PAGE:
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A chimeric antigen receptor against prostate-specific membrane antigen, a tumor vasculature target
  1. Stephen P Santoro1,
  2. Soorin Kim1,
  3. Dimitrios Alatzoglou1,
  4. Daniel J Powell1 and
  5. George Coukos1
  1. Aff1 grid.25879.310000000419368972Ovarian Cancer Research CenterUniversity of Pennsylvania Philadelphia PA USA

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Meeting abstracts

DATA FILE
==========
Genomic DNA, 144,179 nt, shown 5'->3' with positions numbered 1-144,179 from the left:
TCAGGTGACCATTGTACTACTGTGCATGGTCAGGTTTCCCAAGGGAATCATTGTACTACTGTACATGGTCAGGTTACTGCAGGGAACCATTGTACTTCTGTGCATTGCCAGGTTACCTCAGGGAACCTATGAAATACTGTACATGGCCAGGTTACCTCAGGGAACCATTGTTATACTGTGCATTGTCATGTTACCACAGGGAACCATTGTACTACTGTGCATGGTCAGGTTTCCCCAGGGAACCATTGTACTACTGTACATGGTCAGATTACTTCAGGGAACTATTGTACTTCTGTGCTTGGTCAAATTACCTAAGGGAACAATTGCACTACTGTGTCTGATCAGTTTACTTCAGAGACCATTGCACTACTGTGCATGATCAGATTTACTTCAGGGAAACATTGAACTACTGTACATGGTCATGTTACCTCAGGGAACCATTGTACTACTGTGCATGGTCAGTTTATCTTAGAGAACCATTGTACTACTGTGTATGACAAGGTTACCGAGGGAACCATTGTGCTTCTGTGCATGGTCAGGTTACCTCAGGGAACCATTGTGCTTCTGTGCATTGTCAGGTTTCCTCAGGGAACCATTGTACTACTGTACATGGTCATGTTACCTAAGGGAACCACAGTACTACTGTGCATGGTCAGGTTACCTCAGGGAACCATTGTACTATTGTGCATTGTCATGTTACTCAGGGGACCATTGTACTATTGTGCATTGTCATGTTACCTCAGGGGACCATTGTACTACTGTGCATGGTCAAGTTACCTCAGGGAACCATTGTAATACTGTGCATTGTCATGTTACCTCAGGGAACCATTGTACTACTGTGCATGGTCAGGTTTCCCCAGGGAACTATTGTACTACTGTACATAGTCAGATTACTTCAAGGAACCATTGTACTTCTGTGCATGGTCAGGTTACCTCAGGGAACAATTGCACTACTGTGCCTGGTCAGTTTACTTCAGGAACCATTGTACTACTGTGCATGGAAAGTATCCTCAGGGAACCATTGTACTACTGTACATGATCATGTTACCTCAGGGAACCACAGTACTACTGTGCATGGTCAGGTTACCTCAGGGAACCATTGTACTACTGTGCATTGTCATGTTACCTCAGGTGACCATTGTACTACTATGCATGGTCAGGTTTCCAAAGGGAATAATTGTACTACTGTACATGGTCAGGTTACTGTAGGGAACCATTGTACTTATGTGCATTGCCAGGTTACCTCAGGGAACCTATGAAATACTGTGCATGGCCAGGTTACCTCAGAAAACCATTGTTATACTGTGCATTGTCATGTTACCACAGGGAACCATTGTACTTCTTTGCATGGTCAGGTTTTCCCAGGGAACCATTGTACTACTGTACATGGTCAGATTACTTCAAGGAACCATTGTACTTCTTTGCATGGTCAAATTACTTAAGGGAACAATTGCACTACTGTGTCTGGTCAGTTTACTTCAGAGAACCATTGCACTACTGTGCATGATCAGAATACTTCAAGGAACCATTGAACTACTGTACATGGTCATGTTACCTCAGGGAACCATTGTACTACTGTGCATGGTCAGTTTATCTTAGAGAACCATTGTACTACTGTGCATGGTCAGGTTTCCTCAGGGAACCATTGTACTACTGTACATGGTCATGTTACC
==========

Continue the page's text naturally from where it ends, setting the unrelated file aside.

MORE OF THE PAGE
The tumor endothelium plays a complex role in cancer development. Aberrant blood vessels provide structural support for the tumor, a barrier to immune infiltration, and also serve as a source of pro-tumorigenic signals. In accordance with their atypical function, surface protein expression on tumor vascular cells is distinct. This provides a unique opportunity for adoptive cell therapy. Prostate-specific membrane antigen (PSMA) is highly expressed in the vasculature of a variety of solid tumors, making it an attractive therapeutic target. We therefore designed a series of chimeric antigen receptors (CAR) against PSMA, utilizing an scFv derived from the anti-PSMA antibody, J591. The scFv was linked to each of five intracellular signaling domains: Z, 28Z, BBZ, or 28BBZ. In vitro, we found that all CAR bearing T cells performed equally well against endothelial targets. However, increased induction of the anti-apoptotic protein Bcl-xL in T cells bearing the 28BBZ signaling domain led us to select the 28BBZ CAR for further study (herein known as P28BBZ). IFNγ ELISA and Cr51 release assays confirmed the functionality of the P28BBZ CAR in vitro. To assess the ability of the P28BBZ T cells to recognize PSMA-positive vessels, human endothelial cells were seeded to a Matrigel basement membrane and allowed to form microvessels before co-culture with the CAR bearing T cells. Time-lapse microscopy revealed that the P28BBZ T cells preferentially homed to PSMA-positive vessels, destroying them within 24 hours of co-culture. In vivo, P28BBZ T cells were able to specifically and durably eliminate PSMA-positive hemangiomas. PSMA negative hemagiomas, which were injected on the opposite flank of the same mice, were unaffected by the injection of the P28BBZ T cells. To further mimic the tumor microenvironment, mice were injected on each flank with ID8 ovarian cancer cells mixed with endothelial cells engineered to express a luciferase reporter, or a luciferase reporter with human PSMA. The PSMA positive vessels were specifically eliminated upon administration of the P28BBZ T cells, and a corresponding decrease in tumor volume was observed. Taken together, these data demonstrate that T cells harboring the P28BBZ CAR can specifically eliminate PSMA positive endothelial targets, and that elimination of these cells impairs tumor outgrowth.